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Ethiopia/Eritrea: Annan, OAU chief stress need to implement boundary decisions

Ethiopia/Eritrea: Annan, OAU chief stress need to implement boundary decisions

The Secretaries-General of the United Nations and the Organization of African Unity (OAU) have urged Ethiopia and Eritrea to implement the decisions of a Boundary Commission, which will shortly announce its ruling on the border delimitation between the two formerly warring neighbours.

"We salute the parties' continued and consistent reaffirmation that they will accept the decision of the Boundary Commission as 'final and binding' as called for in the Algiers Peace Agreement" signed by Ethiopia and Eritrea in December 2000, UN chief Kofi Annan and OAU head Amara Essy wrote in an op-ed article published on Wednesday in the Canadian daily, The Globe and Mail. "We take this as a clear manifestation of their desire for a final settlement and yearning for lasting peace."

At the same time, the two leaders noted that the Boundary Commission's decision would mark only one step on the road to resolving the conflict. After the delimitation process - essentially a line on a map - the process of physically demarcating the border must be carried out. "In the event that delimitation results in the transfer of territory, it is our fervent hope that any movement of population and civil administration will be carried out in an orderly and peaceful fashion, assisted by and in cooperation with UNMEE [UN Mission in Ethiopia and Eritrea]."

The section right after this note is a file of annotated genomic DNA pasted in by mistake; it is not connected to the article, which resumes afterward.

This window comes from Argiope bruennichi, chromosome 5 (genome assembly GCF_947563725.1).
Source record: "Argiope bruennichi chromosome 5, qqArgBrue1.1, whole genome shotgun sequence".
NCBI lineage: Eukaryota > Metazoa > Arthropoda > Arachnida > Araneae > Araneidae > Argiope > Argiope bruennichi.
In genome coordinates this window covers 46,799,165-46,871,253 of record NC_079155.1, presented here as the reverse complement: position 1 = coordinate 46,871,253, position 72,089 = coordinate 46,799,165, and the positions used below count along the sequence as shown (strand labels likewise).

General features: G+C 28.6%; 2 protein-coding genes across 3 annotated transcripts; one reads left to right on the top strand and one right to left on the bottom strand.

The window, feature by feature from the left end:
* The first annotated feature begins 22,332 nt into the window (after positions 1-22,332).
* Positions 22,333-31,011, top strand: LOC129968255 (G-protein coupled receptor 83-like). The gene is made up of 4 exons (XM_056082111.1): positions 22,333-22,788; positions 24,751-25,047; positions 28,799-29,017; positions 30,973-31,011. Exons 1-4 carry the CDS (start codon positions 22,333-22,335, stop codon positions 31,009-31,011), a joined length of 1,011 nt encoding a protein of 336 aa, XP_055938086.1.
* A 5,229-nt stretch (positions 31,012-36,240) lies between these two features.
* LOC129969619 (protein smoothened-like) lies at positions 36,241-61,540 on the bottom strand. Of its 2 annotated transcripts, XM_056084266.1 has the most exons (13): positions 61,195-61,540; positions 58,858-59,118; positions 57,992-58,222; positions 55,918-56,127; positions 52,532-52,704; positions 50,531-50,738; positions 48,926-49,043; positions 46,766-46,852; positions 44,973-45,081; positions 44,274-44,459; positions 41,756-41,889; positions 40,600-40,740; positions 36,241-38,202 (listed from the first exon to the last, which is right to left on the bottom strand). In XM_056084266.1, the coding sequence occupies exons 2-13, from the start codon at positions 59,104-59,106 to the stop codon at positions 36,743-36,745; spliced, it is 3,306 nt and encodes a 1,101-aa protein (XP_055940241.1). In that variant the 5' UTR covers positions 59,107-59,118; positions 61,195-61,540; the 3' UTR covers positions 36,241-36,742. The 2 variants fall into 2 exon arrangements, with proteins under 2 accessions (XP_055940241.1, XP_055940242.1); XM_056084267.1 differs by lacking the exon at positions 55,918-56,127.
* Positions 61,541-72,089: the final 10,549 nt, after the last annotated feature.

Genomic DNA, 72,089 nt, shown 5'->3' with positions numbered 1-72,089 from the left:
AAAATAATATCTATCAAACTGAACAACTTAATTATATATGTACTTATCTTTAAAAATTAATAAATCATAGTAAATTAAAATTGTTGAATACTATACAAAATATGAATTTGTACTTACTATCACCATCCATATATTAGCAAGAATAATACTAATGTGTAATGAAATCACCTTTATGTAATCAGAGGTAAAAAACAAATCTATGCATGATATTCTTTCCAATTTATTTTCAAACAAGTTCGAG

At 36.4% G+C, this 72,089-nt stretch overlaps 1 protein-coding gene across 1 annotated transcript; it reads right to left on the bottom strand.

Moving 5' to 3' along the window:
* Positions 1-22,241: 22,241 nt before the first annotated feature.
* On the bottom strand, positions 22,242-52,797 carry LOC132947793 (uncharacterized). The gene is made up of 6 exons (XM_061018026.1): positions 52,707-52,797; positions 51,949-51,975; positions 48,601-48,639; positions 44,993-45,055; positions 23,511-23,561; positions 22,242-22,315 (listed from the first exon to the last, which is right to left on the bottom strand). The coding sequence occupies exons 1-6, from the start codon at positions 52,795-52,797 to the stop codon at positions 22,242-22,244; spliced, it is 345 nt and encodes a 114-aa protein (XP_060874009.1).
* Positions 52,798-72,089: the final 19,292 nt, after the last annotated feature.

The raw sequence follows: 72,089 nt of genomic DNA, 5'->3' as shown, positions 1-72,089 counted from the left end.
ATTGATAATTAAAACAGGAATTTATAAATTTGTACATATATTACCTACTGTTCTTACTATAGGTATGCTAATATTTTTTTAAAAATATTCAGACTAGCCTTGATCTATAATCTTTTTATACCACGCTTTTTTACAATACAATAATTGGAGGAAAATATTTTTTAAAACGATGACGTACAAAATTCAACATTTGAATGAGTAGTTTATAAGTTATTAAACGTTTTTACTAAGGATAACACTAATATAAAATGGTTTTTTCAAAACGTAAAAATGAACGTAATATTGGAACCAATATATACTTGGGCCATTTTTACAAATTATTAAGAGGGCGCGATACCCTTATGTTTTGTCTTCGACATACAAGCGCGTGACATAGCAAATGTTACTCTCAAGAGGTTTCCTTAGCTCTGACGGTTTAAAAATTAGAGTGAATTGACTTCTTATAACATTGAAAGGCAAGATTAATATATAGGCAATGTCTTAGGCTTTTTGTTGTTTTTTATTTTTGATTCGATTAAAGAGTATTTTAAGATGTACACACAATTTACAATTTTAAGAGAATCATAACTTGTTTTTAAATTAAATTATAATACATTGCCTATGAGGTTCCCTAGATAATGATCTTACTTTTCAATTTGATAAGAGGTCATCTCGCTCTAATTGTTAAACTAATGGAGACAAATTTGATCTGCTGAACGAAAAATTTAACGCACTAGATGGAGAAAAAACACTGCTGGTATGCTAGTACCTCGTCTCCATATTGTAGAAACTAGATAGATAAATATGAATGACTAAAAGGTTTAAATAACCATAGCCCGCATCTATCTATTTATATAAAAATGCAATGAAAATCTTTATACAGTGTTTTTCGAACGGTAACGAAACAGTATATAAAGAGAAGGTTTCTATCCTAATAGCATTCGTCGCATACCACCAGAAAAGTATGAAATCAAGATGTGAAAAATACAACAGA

The UN and OAU leaders also underscored the need for international assistance in support of the efforts by Ethiopia and Eritrea to overcome their humanitarian difficulties. "We appeal to donor countries to extend maximum political and financial support to the two countries in their efforts towards socio-economic reconstruction and development."

The article stressed that a lasting resolution between Ethiopia and Eritrea would have benefits beyond the territory of the two Horn of Africa States. "The successful conclusion of the peace process on the basis of a legal settlement of the conflict will set an example for the rest of the African continent, and indeed the whole international community," they wrote.